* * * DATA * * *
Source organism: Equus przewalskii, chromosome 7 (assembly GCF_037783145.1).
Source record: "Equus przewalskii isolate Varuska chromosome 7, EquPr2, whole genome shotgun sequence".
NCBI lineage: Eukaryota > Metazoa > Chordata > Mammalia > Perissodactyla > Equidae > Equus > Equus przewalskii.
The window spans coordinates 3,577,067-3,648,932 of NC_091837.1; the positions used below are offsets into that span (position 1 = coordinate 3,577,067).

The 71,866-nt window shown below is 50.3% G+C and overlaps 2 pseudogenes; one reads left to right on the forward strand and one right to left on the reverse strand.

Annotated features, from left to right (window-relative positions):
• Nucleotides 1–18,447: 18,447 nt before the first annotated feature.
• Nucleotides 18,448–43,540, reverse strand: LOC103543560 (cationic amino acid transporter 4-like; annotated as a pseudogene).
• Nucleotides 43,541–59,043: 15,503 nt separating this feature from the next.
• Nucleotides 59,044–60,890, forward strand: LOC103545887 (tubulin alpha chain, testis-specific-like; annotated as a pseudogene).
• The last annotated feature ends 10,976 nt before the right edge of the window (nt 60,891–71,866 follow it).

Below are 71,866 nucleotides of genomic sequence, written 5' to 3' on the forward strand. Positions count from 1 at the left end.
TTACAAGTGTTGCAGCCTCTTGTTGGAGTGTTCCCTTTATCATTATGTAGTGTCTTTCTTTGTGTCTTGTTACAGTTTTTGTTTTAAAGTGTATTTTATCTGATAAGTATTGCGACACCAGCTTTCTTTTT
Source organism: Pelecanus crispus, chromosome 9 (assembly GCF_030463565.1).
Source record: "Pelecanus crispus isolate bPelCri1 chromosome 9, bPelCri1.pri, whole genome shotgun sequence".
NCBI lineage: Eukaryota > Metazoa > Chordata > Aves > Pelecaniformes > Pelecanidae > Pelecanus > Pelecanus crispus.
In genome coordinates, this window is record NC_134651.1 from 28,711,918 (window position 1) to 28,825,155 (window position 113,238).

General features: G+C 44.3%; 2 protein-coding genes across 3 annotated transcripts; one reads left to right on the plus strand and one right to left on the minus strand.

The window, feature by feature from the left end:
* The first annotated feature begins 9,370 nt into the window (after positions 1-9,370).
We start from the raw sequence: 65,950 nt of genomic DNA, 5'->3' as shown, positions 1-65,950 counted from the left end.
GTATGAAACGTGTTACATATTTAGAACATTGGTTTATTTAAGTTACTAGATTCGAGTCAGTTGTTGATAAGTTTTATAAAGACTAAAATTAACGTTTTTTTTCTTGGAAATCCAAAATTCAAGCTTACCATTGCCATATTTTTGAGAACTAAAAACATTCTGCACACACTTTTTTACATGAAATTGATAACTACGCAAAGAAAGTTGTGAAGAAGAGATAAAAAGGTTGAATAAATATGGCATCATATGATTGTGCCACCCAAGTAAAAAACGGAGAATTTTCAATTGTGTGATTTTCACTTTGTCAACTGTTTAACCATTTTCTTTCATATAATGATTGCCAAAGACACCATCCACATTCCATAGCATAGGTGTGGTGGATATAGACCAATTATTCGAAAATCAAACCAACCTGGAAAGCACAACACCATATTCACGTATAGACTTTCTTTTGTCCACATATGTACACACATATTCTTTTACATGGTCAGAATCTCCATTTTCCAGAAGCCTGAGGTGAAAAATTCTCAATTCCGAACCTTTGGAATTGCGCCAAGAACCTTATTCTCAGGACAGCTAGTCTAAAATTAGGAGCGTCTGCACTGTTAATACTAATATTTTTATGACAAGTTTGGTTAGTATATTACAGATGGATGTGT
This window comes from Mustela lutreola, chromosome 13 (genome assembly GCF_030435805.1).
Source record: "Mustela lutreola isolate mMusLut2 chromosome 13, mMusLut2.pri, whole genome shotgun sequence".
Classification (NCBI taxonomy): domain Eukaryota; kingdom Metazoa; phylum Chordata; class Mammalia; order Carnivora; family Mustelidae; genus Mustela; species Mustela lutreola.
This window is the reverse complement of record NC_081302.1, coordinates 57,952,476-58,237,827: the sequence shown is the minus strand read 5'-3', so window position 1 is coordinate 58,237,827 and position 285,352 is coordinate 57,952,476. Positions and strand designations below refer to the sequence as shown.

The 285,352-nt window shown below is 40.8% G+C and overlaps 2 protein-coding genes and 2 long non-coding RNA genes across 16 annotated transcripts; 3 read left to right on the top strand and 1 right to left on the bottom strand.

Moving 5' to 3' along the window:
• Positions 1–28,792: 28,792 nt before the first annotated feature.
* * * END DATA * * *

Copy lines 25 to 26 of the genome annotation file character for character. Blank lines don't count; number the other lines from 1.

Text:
Classification (NCBI taxonomy): domain Eukaryota; kingdom Metazoa; phylum Chordata; class Mammalia; order Carnivora; family Mustelidae; genus Mustela; species Mustela lutreola.
This window is the reverse complement of record NC_081302.1, coordinates 57,952,476-58,237,827: the sequence shown is the minus strand read 5'-3', so window position 1 is coordinate 58,237,827 and position 285,352 is coordinate 57,952,476. Positions and strand designations below refer to the sequence as shown.